‘Changing the Game’ gracefully examines the dilemma of young transgender athletesRichard Roeperon May 31, 2021 at 2:00 pm

Mack Beggs, a wrestler profiled in “Changing the Game,” identifies as male and wants to compete against boys, but state law allows him only to wrestle girls. | HULU

Hulu documentary profiles three competitors having different experiences because of inconsistent state rules.

Sarah Rose Huckman, Andraya Yearwood and Mack Beggs are like millions of other high school student-athletes who excel at their chosen sport, who get up in the predawn hours to work out, who love to compete, who sometimes feel as if they LIVE to compete. Granted, it’s not always easy to balance studies, athletics, family life and friends — but that’s what all high school athletes experience.

The difference for Sarah, Andraya and Mack is they are transgender teens. They know who they are. It’s certain elements in the outside world that won’t accept that, don’t quite understand it, are at odds about how to react to that.

Director Michael Barnett’s “Changing the Game” is an expertly crafted, empathetic, journalistically sound documentary following three strong, bright, likable and admirably accessible and forthcoming transgender teen athletes: Connecticut track standout Andraya Yearwood, a dominant sprinter who won the state title in the 100-meter dash; New Hampshire skier and activist Sarah Rose Huckman, and Texas wrestler Mack Beggs, who identifies as male but still had to compete against girls because of state laws saying athletes must compete in accordance with the gender on their birth certificate. Beggs became a two-time girls’ state champion, even as he made it clear he wanted to compete with the boys and even as his story made national headlines, with many claiming Beggs had an unfair advantage.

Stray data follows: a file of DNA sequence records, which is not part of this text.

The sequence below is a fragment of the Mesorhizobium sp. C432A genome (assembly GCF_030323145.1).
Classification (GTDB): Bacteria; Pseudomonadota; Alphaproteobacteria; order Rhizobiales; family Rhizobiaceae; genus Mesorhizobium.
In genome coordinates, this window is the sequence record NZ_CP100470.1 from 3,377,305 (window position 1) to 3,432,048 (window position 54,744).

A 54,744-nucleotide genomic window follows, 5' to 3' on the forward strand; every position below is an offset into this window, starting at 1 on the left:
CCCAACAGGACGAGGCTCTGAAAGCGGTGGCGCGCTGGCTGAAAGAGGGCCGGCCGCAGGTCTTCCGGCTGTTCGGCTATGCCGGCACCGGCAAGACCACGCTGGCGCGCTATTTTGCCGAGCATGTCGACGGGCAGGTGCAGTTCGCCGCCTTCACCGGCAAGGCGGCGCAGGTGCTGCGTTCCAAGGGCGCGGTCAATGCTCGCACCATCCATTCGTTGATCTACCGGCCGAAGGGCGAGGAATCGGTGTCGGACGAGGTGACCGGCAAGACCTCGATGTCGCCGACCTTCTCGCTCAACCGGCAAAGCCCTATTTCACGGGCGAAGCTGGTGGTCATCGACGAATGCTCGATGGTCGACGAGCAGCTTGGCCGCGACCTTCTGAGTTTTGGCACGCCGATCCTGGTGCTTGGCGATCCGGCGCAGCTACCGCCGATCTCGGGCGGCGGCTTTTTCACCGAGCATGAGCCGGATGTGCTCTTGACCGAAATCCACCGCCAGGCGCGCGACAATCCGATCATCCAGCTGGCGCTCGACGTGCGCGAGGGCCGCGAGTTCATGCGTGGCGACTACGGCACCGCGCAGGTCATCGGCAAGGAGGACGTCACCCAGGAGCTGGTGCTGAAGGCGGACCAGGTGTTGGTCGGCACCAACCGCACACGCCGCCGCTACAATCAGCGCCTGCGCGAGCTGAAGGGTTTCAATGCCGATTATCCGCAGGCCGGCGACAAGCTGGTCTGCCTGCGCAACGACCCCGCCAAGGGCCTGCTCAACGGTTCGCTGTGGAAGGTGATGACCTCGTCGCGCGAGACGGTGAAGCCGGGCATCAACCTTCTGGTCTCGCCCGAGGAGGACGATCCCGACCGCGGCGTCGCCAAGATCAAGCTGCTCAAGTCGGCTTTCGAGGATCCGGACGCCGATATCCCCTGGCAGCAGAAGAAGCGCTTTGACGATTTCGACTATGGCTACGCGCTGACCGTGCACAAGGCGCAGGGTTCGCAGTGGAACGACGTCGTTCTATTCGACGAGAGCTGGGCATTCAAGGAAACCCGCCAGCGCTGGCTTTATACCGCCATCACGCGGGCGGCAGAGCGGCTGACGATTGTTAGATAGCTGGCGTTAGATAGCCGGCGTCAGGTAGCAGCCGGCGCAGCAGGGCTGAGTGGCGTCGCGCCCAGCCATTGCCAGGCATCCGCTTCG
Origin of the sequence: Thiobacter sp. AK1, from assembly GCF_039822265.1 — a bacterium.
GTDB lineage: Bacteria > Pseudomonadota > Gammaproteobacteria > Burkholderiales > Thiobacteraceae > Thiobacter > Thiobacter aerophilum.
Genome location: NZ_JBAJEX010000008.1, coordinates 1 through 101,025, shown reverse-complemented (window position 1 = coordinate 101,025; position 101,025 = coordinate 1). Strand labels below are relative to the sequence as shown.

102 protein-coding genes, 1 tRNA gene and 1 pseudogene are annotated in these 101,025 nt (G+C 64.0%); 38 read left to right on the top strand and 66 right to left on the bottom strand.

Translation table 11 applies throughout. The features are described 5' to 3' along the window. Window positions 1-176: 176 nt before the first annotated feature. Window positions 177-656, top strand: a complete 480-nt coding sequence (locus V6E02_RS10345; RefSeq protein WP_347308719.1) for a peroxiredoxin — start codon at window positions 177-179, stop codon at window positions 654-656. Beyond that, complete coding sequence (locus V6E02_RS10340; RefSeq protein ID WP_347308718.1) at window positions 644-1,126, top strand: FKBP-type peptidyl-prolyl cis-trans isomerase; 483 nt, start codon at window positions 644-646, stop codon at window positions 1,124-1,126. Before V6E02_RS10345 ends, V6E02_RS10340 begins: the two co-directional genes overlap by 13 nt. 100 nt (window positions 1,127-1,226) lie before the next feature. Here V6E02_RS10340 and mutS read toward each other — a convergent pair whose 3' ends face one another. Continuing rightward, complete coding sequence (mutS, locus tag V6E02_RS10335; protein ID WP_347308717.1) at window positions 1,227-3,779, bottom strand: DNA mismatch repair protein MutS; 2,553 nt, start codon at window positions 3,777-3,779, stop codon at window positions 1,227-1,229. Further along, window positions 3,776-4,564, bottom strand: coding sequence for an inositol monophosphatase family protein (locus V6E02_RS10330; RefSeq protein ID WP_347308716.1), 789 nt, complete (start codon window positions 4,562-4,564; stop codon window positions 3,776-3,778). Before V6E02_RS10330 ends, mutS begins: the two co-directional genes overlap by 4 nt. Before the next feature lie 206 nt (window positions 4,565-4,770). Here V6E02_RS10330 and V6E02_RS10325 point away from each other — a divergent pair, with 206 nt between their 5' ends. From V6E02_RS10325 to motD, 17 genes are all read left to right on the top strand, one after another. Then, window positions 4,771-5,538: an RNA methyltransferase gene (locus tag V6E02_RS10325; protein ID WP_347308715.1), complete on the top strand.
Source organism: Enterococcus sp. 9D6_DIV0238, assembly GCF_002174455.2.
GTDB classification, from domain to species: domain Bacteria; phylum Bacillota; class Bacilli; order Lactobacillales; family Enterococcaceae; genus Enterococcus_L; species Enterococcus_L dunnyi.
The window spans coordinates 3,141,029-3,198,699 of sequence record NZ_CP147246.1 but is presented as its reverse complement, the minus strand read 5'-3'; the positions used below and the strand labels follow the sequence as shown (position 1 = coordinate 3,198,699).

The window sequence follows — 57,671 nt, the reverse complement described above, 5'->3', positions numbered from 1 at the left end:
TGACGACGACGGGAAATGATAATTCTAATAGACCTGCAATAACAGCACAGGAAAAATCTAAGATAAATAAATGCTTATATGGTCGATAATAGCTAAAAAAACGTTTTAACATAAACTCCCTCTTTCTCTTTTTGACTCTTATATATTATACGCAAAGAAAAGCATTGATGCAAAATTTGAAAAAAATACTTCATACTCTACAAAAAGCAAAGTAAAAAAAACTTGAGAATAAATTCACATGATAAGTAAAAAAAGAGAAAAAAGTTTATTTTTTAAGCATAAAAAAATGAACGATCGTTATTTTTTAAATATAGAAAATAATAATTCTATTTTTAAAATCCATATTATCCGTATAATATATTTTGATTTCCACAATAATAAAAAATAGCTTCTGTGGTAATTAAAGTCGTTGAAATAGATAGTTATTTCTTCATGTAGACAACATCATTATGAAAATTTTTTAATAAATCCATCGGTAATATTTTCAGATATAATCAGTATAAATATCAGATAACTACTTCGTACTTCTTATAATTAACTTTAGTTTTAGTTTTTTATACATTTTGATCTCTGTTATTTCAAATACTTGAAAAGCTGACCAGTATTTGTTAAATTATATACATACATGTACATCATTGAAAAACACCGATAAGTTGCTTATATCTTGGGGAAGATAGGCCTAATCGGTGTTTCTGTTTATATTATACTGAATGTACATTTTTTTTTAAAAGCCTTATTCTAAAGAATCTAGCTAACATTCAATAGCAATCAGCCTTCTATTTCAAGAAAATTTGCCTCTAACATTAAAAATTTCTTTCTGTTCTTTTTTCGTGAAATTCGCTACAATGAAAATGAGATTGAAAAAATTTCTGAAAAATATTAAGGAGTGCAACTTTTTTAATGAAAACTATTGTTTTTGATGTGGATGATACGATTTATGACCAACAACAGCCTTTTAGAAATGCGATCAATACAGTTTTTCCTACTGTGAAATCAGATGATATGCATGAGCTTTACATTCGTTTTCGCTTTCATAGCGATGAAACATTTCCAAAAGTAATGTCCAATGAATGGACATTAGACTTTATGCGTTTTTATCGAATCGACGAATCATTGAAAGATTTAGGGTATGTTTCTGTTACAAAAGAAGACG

Skier Sarah Rose Huckman became an activist promoting a change in New Hampshire’s athletic policies.

“Policies for transgender high school athletes vary from state to state,” notes a graphic in the documentary. In New Hampshire, where Sarah Rose Huckman competes, she says, “When I got to high school, the policy was, [a transgender teen] had to have gender reassignment in order to compete on the selected team that you would like to play on.” Sarah Rose becomes an activist intent on changing that rule. But she’s also just a teenage girl who records adorable makeup tutorials on YouTube and works hard on the family farm.

Cut to Connecticut, where students are free to participate in sports based on their gender identity. “It feels amazing just knowing I get to be who I am,” says Andraya Yearwood, who trains with “Coach Brian,” who says simply, “Andraya’s out there competing with the other girls, and that’s the way it should be.”

Transgender sprinter Andraya Yearwood says it’s “amazing” competing with other girls.

Meanwhile, in Texas, Mack Beggs is living with the grandparents who adopted him when he was 6 years old, and while Grandma Nancy is a 25-year veteran of the Dallas Police Dept., happily rattles off the list of guns she owns, tells us she’s a “hardcore Republican” and staunch conservative, make no mistake about it — she and Grandpa Roy are 100% supportive of Mack and keep reminding themselves to use the proper pronoun.

Clearly an advocacy film, “Changing the Game” acknowledges the viewpoint of the parents of girl wrestlers in Texas who are frustrated seeing Mack win match after match, when even Mack would rather wrestle with his fellow boys, and the parents in Connecticut who feel Andraya has an unfair advantage. For many, this remains a complicated and nuanced issue, and “Changing the Game” handles the subject with grace and illumination.

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